Soon, you’ll have a brand spanking new keypair. Wasn’t so difficult, was it? :)

GnuPG will display a few last lines of confusing data and then exit. One of the lines will read “Key fingerprint = ” followed by forty hexadecimal numbers listed in groups of four. Write down the last eight; you’ll need them in the next step.


A well–configured gpg.conf file can save you from worlds of trouble. The following isn’t exactly the configuration file I use, but it’s pretty close:

default–key 5B8709EB
encrypt–to 5B8709EB
keyserver x–hkp://
keyserver–options auto–key–retrieve

… Instead of 5B8709EB you’ll want to use the eight hex digit sequence you just wrote down. You want to use your key as the default, not mine. :) This configuration file will give you excellent interoperability with many different kinds of software, from Network Associates’ PGP 5.0 to PGP Corporation’s PGP 8.0.3.

Also, please note that it’s an eight digit sequence, not two four–digit sequences separated by a space.

how to share your public key:

Remember the metaphor of the lockbox? You want the world to have your public key; you want to keep your private key secret. So how do you share your public key with the world?

There’s an easy way and a hard way. The easy way is … well, easy. :)

The easy way is to use large Internet key databases, called keyservers. Now that you have your gpg.conf file set up properly, using the keyservers is quick, painless and easy. “gpg --send-key” and you’re done!

If you have to do it the hard way—first, relax: it’s not that hard.

If you type “gpg --armor --export > my_public_key.asc”, GnuPG will create a keyfile that you can email to anyone you like. Just send my_public_key.asc as an attachment to people, and they’ll have a copy of your public key. Simple, eh?

how to use others’ public keys:

getting other people’s keys

So what do you do if you get a keyfile attachment? First, save it to disk (for sake of argument, let’s say you save it as “foo_key.asc”). Then type “gpg --import foo_key.asc” and presto—the key is available to GnuPG.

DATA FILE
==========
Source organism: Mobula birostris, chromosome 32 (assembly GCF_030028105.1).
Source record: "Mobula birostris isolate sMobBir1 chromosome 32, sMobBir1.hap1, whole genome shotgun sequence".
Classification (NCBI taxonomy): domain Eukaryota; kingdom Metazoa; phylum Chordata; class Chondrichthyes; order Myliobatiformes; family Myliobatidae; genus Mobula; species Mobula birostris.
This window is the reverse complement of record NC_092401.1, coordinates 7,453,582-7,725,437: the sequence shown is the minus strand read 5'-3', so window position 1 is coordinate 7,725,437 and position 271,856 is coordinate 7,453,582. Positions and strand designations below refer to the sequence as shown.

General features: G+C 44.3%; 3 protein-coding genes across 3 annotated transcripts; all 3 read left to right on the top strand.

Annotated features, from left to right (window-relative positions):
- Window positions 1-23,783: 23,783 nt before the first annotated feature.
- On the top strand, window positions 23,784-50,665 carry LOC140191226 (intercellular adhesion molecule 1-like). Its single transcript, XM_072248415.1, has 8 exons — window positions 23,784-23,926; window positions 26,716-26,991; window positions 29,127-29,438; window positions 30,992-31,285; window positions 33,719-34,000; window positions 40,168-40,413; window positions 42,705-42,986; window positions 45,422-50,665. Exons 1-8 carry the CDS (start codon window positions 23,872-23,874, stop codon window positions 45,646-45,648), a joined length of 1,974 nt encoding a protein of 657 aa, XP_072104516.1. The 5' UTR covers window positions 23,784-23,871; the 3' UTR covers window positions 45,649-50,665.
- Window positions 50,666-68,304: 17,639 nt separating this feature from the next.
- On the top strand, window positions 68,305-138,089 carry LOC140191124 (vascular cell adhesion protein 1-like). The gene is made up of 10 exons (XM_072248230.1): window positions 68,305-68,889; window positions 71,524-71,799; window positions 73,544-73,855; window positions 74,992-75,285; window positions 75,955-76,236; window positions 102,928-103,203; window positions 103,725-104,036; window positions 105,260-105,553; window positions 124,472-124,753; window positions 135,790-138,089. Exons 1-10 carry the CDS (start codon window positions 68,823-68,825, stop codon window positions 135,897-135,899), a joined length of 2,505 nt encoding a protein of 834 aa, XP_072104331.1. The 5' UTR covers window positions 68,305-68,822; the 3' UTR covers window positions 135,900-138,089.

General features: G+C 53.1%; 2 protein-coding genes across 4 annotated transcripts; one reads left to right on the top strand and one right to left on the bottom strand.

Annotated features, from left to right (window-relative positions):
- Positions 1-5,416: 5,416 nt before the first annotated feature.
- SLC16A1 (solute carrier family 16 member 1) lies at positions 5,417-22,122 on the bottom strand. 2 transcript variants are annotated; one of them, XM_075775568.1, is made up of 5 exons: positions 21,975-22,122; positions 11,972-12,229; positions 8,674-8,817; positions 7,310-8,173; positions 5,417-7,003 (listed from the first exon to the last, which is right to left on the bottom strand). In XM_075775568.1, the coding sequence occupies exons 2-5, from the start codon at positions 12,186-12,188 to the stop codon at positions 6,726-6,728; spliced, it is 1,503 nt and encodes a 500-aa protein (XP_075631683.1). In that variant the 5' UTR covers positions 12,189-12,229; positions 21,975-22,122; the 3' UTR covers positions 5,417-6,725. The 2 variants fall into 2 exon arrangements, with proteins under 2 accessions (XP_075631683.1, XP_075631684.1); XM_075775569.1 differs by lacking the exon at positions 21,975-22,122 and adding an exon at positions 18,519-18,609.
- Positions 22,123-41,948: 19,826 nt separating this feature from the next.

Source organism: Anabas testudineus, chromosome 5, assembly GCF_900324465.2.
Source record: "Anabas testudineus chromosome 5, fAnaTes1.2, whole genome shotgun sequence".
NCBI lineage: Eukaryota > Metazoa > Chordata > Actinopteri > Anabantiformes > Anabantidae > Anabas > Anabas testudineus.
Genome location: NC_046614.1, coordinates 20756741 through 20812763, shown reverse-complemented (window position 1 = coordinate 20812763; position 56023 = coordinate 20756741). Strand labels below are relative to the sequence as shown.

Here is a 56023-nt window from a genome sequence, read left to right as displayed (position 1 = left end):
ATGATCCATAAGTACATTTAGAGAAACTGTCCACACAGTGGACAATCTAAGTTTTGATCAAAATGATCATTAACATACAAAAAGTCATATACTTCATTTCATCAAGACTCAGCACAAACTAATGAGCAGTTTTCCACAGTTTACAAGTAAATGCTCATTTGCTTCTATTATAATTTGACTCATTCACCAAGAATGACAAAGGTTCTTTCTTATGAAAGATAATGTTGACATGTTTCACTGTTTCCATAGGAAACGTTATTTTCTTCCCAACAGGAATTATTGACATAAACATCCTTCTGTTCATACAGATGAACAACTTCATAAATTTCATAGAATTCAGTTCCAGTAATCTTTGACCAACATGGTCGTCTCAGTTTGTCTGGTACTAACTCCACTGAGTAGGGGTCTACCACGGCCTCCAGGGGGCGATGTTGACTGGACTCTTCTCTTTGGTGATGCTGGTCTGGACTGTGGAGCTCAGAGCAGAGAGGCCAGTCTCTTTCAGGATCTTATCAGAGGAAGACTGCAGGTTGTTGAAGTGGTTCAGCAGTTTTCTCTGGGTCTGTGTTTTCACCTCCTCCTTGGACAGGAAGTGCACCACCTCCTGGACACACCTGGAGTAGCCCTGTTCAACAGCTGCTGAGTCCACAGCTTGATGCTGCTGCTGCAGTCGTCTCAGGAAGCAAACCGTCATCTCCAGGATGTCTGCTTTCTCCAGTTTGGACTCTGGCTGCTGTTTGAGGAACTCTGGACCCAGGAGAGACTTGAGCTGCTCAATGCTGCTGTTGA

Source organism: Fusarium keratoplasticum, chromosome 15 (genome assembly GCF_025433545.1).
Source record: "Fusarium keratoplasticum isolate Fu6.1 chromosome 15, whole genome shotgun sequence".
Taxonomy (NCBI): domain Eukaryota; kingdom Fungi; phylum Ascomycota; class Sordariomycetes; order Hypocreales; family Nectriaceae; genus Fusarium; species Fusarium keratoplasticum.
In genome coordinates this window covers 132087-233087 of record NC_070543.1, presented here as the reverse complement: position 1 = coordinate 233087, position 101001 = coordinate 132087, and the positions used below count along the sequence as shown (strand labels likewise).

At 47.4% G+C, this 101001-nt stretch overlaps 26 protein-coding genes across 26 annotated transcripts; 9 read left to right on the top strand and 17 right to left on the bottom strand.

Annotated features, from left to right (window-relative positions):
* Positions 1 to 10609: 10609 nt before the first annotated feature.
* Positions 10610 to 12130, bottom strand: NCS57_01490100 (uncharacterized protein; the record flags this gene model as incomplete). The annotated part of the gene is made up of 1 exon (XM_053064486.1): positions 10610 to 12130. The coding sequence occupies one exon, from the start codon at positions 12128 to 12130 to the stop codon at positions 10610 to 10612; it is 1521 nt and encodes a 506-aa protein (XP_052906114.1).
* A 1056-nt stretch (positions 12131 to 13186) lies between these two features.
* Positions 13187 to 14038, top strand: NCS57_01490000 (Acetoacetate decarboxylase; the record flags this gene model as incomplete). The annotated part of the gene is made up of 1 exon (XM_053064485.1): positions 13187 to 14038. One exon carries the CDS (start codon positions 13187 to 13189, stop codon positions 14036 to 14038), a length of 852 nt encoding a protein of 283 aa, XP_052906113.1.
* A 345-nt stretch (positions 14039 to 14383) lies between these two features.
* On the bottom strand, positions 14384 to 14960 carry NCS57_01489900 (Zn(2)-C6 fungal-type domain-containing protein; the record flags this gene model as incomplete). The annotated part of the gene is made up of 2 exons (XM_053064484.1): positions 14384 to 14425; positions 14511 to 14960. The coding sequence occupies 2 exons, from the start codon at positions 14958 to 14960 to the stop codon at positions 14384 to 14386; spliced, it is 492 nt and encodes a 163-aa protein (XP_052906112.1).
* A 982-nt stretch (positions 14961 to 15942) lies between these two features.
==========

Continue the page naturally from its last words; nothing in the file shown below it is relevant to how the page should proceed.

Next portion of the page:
Alternately, if your build of GnuPG has keyserver support, you can ask your recipient for his/her key ID. (Remember how I told you to write down the last eight hex digits of the fingerprint? That’s your key ID. If you forget, type “gpg --list–key”. The first row should read “pub 1024D/xxxxxxxx”. The letters after the “1024D/” are your key ID.)

Once armed with a key ID, you can search the keyservers by typing “gpg --recv–key <keyID>”.

Try it right now. Type “gpg --recv-key 5B8709EB” and, provided all goes well, you’ll import my public key to your keyring.

so who’s all on my keyring, anyway?

Now type “gpg --list-keys”. It’ll give you a listing of all the keys you have on your keyring, along with all the email addresses associated with each key. For instance, type “gpg --list–keys 5B8709EB” and you’ll see my key and all the email addresses I have associated with that key.

(Some people have a lot of email addresses associated with a key. Try importing 09AC0A6A and see how many email addresses he has on his key.)

validating other people’s keys

There’s a big problem with other people’s keys. In email, anybody can pretend to be anybody. If you receive an email that claims to be from your friend Joe, how do you really know it’s from Joe? How do you know this key which claims to belong to Joe really belongs to Joe?